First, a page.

Volunteering organisations have accused the Government of rushing through legislation that would allow immigrants to gain fast-track citizenship by volunteering.
The Borders, Citizenship and Immigration Bill introduces an "activity condition" that allows immigrants who have been in the UK for five years to gain citizenship within one year rather than three if they can prove they have been an "active citizen" by volunteering.
But the bill does not set out what constitutes volunteering or indicate how much volunteering would be required to get citizenship faster.
Parliament is expected to pass the bill on 14 July after it goes through its report stage and its third reading at the House of Commons in one day.
Stephen Brown, senior public affairs officer at Volunteering England, told Third Sector that from an early stage the Government had wanted the legislation to be passed before Parliament's summer recess, which begins on 21 July.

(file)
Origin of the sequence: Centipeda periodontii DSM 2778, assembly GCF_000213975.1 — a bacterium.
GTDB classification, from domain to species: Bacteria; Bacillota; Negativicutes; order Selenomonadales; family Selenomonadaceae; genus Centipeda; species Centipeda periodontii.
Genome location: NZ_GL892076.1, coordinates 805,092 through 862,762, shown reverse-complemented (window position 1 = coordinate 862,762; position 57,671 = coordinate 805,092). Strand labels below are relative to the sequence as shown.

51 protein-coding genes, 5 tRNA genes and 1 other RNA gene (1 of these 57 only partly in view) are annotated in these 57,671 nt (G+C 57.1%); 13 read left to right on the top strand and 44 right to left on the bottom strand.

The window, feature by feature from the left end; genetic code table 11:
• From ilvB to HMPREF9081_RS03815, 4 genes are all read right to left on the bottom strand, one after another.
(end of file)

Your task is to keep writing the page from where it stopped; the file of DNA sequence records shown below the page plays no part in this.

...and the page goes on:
"Because the report stage and the third reading will take place on the same day, it is unlikely there will be time for significant amendments," he said.
Volunteering England issued a briefing to MPs in May that warned the "strong and explicit incentive to volunteer" could "reduce volunteering to a tick-box exercise".
The briefing also warned of a "rushed implementation window" that meant organisations supporting volunteering groups faced an unexpected burden of explaining the new scheme to the groups and aplicants.
Baroness Julia Neuberger, who left her post as the Government's volunteering champion last month, told Third Sector the bill used volunteer-involving organisations as an instrument of policy, which she said was unacceptable.
But preventing the proposal from becoming law was difficult, she said. "I don't know whether we'll be able to do anything, because people just don't know about it," she said.
Dame Elisabeth Hoodless, executive director of volunteering charity CSV, welcomed the proposal but raised concerns about the scale of the plans and the need for extra funds so the sector could cope with more volunteers.
A Home Office spokeswoman said: "Our proposals for earned citizenship are designed to complement our points-based system by ensuring that those who enjoy the full benefits of citizenship have earned them."